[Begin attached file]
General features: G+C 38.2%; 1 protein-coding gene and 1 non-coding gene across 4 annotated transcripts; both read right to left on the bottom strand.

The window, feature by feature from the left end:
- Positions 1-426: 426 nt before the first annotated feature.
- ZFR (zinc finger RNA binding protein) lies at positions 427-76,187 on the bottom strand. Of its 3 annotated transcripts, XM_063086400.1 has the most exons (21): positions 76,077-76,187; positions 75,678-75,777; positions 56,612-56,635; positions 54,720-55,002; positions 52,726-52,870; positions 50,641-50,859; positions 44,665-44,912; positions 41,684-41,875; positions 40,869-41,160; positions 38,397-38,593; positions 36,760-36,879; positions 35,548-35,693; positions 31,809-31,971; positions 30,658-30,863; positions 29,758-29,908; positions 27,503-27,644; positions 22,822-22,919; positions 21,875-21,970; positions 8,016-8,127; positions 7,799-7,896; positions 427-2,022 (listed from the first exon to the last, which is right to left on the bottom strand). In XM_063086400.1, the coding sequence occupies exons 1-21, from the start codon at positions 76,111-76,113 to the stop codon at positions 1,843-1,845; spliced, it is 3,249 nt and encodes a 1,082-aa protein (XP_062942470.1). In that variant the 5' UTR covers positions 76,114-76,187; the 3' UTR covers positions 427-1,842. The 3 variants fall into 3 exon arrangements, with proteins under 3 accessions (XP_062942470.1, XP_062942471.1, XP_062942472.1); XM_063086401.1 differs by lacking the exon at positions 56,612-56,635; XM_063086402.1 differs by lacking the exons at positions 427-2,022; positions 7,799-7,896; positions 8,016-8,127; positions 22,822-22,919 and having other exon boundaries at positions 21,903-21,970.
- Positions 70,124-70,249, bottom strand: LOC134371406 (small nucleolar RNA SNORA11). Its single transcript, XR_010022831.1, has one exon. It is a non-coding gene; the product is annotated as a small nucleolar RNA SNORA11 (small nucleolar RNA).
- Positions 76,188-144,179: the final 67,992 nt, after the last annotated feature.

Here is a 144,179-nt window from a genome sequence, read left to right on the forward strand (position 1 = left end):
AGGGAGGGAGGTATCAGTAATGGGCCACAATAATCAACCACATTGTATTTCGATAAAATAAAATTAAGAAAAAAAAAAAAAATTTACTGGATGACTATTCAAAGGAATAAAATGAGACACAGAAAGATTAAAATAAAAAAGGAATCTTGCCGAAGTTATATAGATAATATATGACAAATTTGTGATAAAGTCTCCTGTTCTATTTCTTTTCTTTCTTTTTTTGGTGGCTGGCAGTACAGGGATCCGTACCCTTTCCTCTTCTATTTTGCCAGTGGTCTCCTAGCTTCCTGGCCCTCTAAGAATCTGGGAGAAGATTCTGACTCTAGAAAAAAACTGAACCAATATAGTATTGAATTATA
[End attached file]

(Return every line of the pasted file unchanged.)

General features: G+C 38.2%; 1 protein-coding gene and 1 non-coding gene across 4 annotated transcripts; both read right to left on the bottom strand.

The window, feature by feature from the left end:
- Positions 1-426: 426 nt before the first annotated feature.
- ZFR (zinc finger RNA binding protein) lies at positions 427-76,187 on the bottom strand. Of its 3 annotated transcripts, XM_063086400.1 has the most exons (21): positions 76,077-76,187; positions 75,678-75,777; positions 56,612-56,635; positions 54,720-55,002; positions 52,726-52,870; positions 50,641-50,859; positions 44,665-44,912; positions 41,684-41,875; positions 40,869-41,160; positions 38,397-38,593; positions 36,760-36,879; positions 35,548-35,693; positions 31,809-31,971; positions 30,658-30,863; positions 29,758-29,908; positions 27,503-27,644; positions 22,822-22,919; positions 21,875-21,970; positions 8,016-8,127; positions 7,799-7,896; positions 427-2,022 (listed from the first exon to the last, which is right to left on the bottom strand). In XM_063086400.1, the coding sequence occupies exons 1-21, from the start codon at positions 76,111-76,113 to the stop codon at positions 1,843-1,845; spliced, it is 3,249 nt and encodes a 1,082-aa protein (XP_062942470.1). In that variant the 5' UTR covers positions 76,114-76,187; the 3' UTR covers positions 427-1,842. The 3 variants fall into 3 exon arrangements, with proteins under 3 accessions (XP_062942470.1, XP_062942471.1, XP_062942472.1); XM_063086401.1 differs by lacking the exon at positions 56,612-56,635; XM_063086402.1 differs by lacking the exons at positions 427-2,022; positions 7,799-7,896; positions 8,016-8,127; positions 22,822-22,919 and having other exon boundaries at positions 21,903-21,970.
- Positions 70,124-70,249, bottom strand: LOC134371406 (small nucleolar RNA SNORA11). Its single transcript, XR_010022831.1, has one exon. It is a non-coding gene; the product is annotated as a small nucleolar RNA SNORA11 (small nucleolar RNA).
- Positions 76,188-144,179: the final 67,992 nt, after the last annotated feature.

Here is a 144,179-nt window from a genome sequence, read left to right on the forward strand (position 1 = left end):
AGGGAGGGAGGTATCAGTAATGGGCCACAATAATCAACCACATTGTATTTCGATAAAATAAAATTAAGAAAAAAAAAAAAAATTTACTGGATGACTATTCAAAGGAATAAAATGAGACACAGAAAGATTAAAATAAAAAAGGAATCTTGCCGAAGTTATATAGATAATATATGACAAATTTGTGATAAAGTCTCCTGTTCTATTTCTTTTCTTTCTTTTTTTGGTGGCTGGCAGTACAGGGATCCGTACCCTTTCCTCTTCTATTTTGCCAGTGGTCTCCTAGCTTCCTGGCCCTCTAAGAATCTGGGAGAAGATTCTGACTCTAGAAAAAAACTGAACCAATATAGTATTGAATTATA